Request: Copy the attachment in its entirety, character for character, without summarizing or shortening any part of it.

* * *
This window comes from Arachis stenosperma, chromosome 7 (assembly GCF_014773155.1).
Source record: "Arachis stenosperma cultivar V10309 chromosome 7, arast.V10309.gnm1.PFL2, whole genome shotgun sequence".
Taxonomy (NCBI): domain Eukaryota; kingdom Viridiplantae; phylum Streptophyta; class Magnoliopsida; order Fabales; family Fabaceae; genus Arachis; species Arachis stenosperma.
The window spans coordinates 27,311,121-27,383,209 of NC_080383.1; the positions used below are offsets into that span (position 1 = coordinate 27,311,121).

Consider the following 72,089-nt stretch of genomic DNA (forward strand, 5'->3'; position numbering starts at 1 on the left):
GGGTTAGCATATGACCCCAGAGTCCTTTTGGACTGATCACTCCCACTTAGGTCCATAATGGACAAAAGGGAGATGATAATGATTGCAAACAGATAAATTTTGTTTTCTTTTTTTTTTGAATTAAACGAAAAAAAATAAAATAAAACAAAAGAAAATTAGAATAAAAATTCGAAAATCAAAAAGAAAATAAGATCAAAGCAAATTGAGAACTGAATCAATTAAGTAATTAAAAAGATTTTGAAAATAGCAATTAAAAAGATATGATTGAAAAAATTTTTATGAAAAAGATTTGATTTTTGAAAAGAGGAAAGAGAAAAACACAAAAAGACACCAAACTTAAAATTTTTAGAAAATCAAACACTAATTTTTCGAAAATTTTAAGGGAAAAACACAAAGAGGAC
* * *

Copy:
This window comes from Arachis stenosperma, chromosome 7 (assembly GCF_014773155.1).
Source record: "Arachis stenosperma cultivar V10309 chromosome 7, arast.V10309.gnm1.PFL2, whole genome shotgun sequence".
Taxonomy (NCBI): domain Eukaryota; kingdom Viridiplantae; phylum Streptophyta; class Magnoliopsida; order Fabales; family Fabaceae; genus Arachis; species Arachis stenosperma.
The window spans coordinates 27,311,121-27,383,209 of NC_080383.1; the positions used below are offsets into that span (position 1 = coordinate 27,311,121).

Consider the following 72,089-nt stretch of genomic DNA (forward strand, 5'->3'; position numbering starts at 1 on the left):
GGGTTAGCATATGACCCCAGAGTCCTTTTGGACTGATCACTCCCACTTAGGTCCATAATGGACAAAAGGGAGATGATAATGATTGCAAACAGATAAATTTTGTTTTCTTTTTTTTTTGAATTAAACGAAAAAAAATAAAATAAAACAAAAGAAAATTAGAATAAAAATTCGAAAATCAAAAAGAAAATAAGATCAAAGCAAATTGAGAACTGAATCAATTAAGTAATTAAAAAGATTTTGAAAATAGCAATTAAAAAGATATGATTGAAAAAATTTTTATGAAAAAGATTTGATTTTTGAAAAGAGGAAAGAGAAAAACACAAAAAGACACCAAACTTAAAATTTTTAGAAAATCAAACACTAATTTTTCGAAAATTTTAAGGGAAAAACACAAAGAGGAC